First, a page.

Print this topic

HealthInfo Canterbury

Nuclear medicine thyroid scan

A nuclear medicine thyroid scan assesses the structure of your thyroid gland and looks at how well it's working.

A very small amount of radioactive material is injected into one of your veins, which is then taken up by your thyroid. A special camera called a gamma camera is then used to give a picture of the radioactive material in your thyroid gland.

The dose of radiation is about the same or less than the amount from having an X-ray and is quickly removed from your body. Side effects are rare.

Tell your doctor or phone the department first if you're pregnant or could be pregnant. Usually specialists will avoid a nuclear medicine scan in those cases. Also tell them if you're breastfeeding in case you need special instructions, as some radioactive material can be excreted in breast milk.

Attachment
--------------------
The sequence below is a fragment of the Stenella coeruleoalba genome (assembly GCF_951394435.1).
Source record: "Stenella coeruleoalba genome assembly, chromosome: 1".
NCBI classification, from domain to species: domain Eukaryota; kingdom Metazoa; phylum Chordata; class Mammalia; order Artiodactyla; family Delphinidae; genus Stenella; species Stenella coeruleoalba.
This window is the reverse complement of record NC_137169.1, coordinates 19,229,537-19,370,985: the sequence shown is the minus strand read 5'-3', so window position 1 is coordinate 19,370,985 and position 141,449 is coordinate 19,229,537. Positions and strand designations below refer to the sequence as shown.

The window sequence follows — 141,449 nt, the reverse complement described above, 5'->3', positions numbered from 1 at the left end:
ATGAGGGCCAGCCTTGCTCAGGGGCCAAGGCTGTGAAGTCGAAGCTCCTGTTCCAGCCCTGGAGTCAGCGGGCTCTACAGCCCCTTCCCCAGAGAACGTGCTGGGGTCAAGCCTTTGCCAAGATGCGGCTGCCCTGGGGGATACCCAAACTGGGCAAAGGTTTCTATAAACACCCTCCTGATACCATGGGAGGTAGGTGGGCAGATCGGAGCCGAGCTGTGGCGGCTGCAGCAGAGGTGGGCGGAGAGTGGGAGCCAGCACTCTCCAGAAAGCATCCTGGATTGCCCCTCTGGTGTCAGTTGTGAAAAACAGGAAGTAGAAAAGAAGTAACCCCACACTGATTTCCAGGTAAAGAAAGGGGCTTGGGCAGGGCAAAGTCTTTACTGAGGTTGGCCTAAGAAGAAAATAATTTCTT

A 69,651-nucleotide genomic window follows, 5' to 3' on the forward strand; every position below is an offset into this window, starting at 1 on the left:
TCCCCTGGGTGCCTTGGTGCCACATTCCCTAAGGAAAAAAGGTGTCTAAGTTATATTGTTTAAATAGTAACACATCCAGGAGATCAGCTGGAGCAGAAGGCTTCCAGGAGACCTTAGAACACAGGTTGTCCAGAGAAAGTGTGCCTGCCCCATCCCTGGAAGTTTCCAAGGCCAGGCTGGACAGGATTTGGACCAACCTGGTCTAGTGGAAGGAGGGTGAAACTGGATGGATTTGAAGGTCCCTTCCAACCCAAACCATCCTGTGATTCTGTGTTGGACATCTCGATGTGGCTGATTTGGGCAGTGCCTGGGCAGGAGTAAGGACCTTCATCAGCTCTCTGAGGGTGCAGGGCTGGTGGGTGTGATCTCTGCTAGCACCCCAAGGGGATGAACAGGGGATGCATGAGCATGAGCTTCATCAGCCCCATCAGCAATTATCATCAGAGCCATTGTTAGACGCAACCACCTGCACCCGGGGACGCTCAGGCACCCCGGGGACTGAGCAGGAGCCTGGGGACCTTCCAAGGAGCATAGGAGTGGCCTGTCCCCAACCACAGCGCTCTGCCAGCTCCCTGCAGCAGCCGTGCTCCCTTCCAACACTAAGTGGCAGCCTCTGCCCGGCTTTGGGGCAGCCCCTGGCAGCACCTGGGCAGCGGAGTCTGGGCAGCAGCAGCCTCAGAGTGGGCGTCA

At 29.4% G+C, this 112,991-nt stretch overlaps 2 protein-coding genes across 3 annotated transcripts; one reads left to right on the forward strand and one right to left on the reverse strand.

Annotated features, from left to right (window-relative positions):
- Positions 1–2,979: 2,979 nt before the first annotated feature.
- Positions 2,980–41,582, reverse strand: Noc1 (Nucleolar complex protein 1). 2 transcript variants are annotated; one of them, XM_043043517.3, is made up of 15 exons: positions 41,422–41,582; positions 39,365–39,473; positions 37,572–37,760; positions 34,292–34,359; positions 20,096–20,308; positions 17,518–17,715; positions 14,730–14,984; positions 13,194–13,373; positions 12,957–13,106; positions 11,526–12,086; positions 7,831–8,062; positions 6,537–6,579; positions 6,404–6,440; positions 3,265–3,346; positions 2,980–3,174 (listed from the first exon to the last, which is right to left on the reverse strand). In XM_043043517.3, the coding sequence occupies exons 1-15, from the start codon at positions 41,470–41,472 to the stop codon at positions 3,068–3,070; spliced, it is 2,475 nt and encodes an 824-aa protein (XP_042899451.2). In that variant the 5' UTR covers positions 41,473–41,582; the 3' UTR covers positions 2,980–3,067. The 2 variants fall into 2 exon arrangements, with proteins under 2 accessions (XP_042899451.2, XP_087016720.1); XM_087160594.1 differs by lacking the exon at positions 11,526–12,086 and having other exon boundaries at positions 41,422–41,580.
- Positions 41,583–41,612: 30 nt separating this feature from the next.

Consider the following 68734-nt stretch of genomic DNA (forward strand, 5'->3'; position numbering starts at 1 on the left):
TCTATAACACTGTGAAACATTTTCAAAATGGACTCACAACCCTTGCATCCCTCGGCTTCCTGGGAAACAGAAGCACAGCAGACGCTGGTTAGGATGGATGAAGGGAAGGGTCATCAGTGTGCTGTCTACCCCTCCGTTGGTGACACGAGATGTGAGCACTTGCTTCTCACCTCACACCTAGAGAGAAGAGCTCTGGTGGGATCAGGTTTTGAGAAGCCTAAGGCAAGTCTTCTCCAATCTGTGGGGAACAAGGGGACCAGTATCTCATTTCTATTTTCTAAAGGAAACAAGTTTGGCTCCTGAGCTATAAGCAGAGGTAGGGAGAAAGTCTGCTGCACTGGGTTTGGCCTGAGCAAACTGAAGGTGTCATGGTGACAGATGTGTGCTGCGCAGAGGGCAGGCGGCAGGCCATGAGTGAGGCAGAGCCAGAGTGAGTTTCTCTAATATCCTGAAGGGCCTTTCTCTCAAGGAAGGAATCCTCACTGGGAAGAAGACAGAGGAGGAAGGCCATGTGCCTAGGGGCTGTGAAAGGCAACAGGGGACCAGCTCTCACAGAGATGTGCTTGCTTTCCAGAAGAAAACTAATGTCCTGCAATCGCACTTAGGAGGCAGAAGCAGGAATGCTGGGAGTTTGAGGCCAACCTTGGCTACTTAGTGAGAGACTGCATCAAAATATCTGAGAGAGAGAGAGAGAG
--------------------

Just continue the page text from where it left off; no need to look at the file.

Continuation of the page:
If you need a nuclear medicine thyroid scan, it will be done by Canterbury DHB's Nuclear Medicine Department.

  HealthInfo recommends the following pages

Written by HealthInfo clinical advisers. Endorsed by clinical lead, Nuclear Medicine, Canterbury DHB. Last reviewed February 2020.

Source

Page reference: 49066

Review key: HISXN-86976